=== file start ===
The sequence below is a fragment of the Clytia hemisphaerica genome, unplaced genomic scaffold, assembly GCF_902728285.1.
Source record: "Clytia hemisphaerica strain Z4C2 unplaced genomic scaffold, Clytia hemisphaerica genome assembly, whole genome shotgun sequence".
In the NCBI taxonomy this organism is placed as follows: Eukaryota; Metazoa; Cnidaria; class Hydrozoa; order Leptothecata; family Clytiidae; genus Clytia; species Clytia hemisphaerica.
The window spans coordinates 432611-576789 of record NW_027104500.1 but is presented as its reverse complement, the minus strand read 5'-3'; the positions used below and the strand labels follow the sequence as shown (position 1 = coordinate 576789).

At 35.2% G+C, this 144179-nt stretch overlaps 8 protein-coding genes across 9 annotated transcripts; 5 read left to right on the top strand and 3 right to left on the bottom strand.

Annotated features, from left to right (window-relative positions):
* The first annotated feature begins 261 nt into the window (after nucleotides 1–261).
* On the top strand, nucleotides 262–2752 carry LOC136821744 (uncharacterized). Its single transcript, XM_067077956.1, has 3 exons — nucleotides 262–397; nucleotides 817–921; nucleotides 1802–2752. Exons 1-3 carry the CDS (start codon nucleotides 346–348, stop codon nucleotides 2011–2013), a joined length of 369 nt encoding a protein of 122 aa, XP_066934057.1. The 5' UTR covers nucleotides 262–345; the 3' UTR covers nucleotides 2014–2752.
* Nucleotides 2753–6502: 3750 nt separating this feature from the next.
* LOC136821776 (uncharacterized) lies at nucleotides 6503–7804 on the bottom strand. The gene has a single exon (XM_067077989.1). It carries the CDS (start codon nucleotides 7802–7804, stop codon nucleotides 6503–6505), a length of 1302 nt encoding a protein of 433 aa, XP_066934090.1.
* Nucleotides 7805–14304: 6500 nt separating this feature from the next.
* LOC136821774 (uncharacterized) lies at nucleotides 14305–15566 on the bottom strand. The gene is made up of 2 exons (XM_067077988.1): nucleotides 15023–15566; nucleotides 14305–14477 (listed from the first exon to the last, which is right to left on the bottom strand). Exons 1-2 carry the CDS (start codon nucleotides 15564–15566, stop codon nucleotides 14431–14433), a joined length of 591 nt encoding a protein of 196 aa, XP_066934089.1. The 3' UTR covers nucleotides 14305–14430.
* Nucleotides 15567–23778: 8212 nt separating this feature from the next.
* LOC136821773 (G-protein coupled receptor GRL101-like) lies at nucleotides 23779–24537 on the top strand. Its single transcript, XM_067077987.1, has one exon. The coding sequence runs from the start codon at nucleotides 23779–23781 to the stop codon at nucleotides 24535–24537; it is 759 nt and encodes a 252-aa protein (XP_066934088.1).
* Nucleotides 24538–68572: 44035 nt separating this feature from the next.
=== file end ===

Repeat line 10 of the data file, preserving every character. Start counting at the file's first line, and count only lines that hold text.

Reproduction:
* LOC136821776 (uncharacterized) lies at nucleotides 6503–7804 on the bottom strand. The gene has a single exon (XM_067077989.1). It carries the CDS (start codon nucleotides 7802–7804, stop codon nucleotides 6503–6505), a length of 1302 nt encoding a protein of 433 aa, XP_066934090.1.